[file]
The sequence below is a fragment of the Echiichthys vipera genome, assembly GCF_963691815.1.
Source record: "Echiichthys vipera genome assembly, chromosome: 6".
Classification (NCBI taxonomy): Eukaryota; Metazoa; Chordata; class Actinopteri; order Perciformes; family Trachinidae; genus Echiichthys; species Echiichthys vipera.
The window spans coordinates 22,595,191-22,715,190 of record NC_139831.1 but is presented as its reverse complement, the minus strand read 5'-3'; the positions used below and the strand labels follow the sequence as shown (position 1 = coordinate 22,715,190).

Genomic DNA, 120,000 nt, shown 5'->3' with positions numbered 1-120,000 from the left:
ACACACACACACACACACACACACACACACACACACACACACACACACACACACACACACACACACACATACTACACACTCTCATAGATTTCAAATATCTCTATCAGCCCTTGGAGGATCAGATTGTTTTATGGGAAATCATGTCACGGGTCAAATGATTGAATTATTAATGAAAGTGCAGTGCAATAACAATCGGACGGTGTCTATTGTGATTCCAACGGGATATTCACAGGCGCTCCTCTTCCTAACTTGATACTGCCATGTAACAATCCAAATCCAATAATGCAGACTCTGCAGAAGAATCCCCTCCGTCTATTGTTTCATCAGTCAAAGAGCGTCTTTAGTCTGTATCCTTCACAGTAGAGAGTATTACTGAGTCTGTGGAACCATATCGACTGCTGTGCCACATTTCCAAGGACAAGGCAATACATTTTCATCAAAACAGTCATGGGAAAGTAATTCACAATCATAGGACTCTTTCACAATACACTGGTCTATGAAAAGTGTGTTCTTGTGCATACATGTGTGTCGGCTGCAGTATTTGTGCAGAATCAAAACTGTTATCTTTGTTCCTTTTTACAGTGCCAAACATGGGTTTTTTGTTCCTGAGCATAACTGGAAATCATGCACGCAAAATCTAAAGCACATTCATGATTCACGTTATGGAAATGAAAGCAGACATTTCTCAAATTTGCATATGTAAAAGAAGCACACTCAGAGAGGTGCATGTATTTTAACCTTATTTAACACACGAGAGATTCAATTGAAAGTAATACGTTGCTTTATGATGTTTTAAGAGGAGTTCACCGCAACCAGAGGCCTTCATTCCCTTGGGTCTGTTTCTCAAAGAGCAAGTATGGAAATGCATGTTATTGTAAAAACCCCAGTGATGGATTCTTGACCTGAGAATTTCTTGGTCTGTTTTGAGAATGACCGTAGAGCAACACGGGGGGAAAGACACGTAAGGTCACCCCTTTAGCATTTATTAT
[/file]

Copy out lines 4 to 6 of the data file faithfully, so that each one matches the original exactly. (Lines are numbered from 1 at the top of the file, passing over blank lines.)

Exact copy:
The window spans coordinates 22,595,191-22,715,190 of record NC_139831.1 but is presented as its reverse complement, the minus strand read 5'-3'; the positions used below and the strand labels follow the sequence as shown (position 1 = coordinate 22,715,190).

Genomic DNA, 120,000 nt, shown 5'->3' with positions numbered 1-120,000 from the left:
ACACACACACACACACACACACACACACACACACACACACACACACACACACACACACACACACACACATACTACACACTCTCATAGATTTCAAATATCTCTATCAGCCCTTGGAGGATCAGATTGTTTTATGGGAAATCATGTCACGGGTCAAATGATTGAATTATTAATGAAAGTGCAGTGCAATAACAATCGGACGGTGTCTATTGTGATTCCAACGGGATATTCACAGGCGCTCCTCTTCCTAACTTGATACTGCCATGTAACAATCCAAATCCAATAATGCAGACTCTGCAGAAGAATCCCCTCCGTCTATTGTTTCATCAGTCAAAGAGCGTCTTTAGTCTGTATCCTTCACAGTAGAGAGTATTACTGAGTCTGTGGAACCATATCGACTGCTGTGCCACATTTCCAAGGACAAGGCAATACATTTTCATCAAAACAGTCATGGGAAAGTAATTCACAATCATAGGACTCTTTCACAATACACTGGTCTATGAAAAGTGTGTTCTTGTGCATACATGTGTGTCGGCTGCAGTATTTGTGCAGAATCAAAACTGTTATCTTTGTTCCTTTTTACAGTGCCAAACATGGGTTTTTTGTTCCTGAGCATAACTGGAAATCATGCACGCAAAATCTAAAGCACATTCATGATTCACGTTATGGAAATGAAAGCAGACATTTCTCAAATTTGCATATGTAAAAGAAGCACACTCAGAGAGGTGCATGTATTTTAACCTTATTTAACACACGAGAGATTCAATTGAAAGTAATACGTTGCTTTATGATGTTTTAAGAGGAGTTCACCGCAACCAGAGGCCTTCATTCCCTTGGGTCTGTTTCTCAAAGAGCAAGTATGGAAATGCATGTTATTGTAAAAACCCCAGTGATGGATTCTTGACCTGAGAATTTCTTGGTCTGTTTTGAGAATGACCGTAGAGCAACACGGGGGGAAAGACACGTAAGGTCACCCCTTTAGCATTTATTAT